I firmly believe that had James Neal not lost his mind momentarily and drove his knee into a prone Brad Marchand – laying on the ice in front of the Bruins’ bemch – none of this would have happened. But do not get it it twisted here, ladies and gents. I am NOT blaming Neal for Thornton’s actions.
After Sidney Crosby had inadvertently tripped up Marchand (which should have been a penalty on the Penguins’ captain), James Neal skated by the felled Bruins winger and delivered a knee to the side of Marchand’s head. If you watch the replay, you’ll agree that there was in fact malicious intent on the part of Neal.
It was certainly not a hockey play. The puck was at the other end of the ice. and the play was moving away from Marchand. Furthermore, Neal made ZERO attempt to avoid Marchand, which he easily could have done.
The result: a 5-game suspension for Neal. This is where the joke that is the NHL Department of Player Safety begins.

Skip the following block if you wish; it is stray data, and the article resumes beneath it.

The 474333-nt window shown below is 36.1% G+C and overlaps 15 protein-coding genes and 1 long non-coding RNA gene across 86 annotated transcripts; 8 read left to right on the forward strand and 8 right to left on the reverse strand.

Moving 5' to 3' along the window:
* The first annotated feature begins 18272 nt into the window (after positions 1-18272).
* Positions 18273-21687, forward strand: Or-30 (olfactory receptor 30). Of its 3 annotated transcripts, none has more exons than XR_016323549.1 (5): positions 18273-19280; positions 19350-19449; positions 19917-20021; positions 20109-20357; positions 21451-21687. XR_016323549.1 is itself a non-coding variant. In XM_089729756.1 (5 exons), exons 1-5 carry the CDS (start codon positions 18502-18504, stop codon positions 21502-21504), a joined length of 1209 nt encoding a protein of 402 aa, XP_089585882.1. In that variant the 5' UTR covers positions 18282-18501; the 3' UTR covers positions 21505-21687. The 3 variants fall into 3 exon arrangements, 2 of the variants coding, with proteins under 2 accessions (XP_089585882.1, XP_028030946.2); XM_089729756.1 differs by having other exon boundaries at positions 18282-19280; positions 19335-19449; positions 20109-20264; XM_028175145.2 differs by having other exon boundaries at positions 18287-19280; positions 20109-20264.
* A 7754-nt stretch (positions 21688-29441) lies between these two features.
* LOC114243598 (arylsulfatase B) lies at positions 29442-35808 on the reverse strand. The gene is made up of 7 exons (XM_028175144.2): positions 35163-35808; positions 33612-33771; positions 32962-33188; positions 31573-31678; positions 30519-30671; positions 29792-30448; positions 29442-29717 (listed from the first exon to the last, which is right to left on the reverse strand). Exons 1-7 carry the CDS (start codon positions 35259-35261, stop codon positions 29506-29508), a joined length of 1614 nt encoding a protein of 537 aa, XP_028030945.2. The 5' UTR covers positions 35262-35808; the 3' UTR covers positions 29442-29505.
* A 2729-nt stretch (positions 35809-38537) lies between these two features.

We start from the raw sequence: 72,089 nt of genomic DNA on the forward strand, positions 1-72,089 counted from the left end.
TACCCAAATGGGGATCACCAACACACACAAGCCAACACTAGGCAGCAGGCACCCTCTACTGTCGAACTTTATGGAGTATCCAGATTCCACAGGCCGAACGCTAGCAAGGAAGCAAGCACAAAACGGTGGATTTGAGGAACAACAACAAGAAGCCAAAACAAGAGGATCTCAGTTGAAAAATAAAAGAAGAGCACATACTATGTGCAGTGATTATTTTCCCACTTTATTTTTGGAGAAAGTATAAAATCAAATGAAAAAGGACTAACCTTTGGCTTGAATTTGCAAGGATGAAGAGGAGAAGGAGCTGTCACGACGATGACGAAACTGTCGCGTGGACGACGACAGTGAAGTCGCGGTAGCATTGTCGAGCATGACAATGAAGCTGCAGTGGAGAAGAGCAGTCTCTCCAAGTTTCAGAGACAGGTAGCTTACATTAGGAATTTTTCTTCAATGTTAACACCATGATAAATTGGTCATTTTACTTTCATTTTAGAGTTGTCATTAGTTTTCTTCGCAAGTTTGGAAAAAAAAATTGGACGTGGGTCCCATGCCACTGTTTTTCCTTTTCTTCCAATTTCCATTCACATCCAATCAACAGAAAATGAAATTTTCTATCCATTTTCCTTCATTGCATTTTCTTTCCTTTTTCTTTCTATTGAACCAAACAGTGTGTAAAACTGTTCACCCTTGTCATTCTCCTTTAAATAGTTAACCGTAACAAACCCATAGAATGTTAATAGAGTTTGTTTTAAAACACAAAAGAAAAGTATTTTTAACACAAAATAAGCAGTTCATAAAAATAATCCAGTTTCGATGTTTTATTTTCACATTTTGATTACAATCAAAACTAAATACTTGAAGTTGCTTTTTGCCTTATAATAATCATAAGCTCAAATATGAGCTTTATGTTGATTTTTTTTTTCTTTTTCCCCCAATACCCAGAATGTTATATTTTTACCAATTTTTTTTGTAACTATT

To put this suspension in some perspective; Pens defenseman Deryk Engelland also received a 5-game suspension for simply lowering his center of gravity while going after a lose puck in Detroit last Saturday evening. In doing so, Engelland collided with Red Wings’ forward Justin Abdelkader, striking Abdelkader in the chin with his shoulder. This was the very definition of a hockey play. Unfortunately, a hockey play with a bad result.
Shawn Thornton’s Criminal Act
Make no mistake about this; what Shawn Thornton did to Brooks Orpik was brutal, and criminal. He should have been more worried about criminal charges being pressed against
him than any suspension and subsequent fine levied against him.